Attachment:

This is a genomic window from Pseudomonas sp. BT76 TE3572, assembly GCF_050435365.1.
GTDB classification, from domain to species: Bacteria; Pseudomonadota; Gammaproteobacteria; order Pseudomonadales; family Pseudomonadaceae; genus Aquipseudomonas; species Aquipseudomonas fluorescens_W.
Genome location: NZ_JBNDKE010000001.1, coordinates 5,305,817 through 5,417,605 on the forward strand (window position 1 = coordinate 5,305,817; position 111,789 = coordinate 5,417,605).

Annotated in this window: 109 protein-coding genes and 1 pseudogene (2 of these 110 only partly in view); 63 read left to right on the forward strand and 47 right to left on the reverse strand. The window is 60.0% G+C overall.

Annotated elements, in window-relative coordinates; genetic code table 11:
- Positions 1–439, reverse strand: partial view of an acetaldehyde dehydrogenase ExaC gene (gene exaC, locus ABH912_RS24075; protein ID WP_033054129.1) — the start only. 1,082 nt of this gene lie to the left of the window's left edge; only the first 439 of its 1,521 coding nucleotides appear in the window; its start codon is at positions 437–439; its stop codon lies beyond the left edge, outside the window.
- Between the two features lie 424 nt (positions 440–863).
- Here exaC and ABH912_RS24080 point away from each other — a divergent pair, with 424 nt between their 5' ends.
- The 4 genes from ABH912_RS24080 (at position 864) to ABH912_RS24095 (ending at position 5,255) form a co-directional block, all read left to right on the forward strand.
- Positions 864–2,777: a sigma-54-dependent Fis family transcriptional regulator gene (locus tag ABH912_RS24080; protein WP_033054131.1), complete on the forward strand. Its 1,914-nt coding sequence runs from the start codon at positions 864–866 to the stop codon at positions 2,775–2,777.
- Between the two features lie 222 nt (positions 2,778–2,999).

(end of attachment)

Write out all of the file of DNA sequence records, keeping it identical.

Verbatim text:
This is a genomic window from Pseudomonas sp. BT76 TE3572, assembly GCF_050435365.1.
GTDB classification, from domain to species: Bacteria; Pseudomonadota; Gammaproteobacteria; order Pseudomonadales; family Pseudomonadaceae; genus Aquipseudomonas; species Aquipseudomonas fluorescens_W.
Genome location: NZ_JBNDKE010000001.1, coordinates 5,305,817 through 5,417,605 on the forward strand (window position 1 = coordinate 5,305,817; position 111,789 = coordinate 5,417,605).

Annotated in this window: 109 protein-coding genes and 1 pseudogene (2 of these 110 only partly in view); 63 read left to right on the forward strand and 47 right to left on the reverse strand. The window is 60.0% G+C overall.

Annotated elements, in window-relative coordinates; genetic code table 11:
- Positions 1–439, reverse strand: partial view of an acetaldehyde dehydrogenase ExaC gene (gene exaC, locus ABH912_RS24075; protein ID WP_033054129.1) — the start only. 1,082 nt of this gene lie to the left of the window's left edge; only the first 439 of its 1,521 coding nucleotides appear in the window; its start codon is at positions 437–439; its stop codon lies beyond the left edge, outside the window.
- Between the two features lie 424 nt (positions 440–863).
- Here exaC and ABH912_RS24080 point away from each other — a divergent pair, with 424 nt between their 5' ends.
- The 4 genes from ABH912_RS24080 (at position 864) to ABH912_RS24095 (ending at position 5,255) form a co-directional block, all read left to right on the forward strand.
- Positions 864–2,777: a sigma-54-dependent Fis family transcriptional regulator gene (locus tag ABH912_RS24080; protein WP_033054131.1), complete on the forward strand. Its 1,914-nt coding sequence runs from the start codon at positions 864–866 to the stop codon at positions 2,775–2,777.
- Between the two features lie 222 nt (positions 2,778–2,999).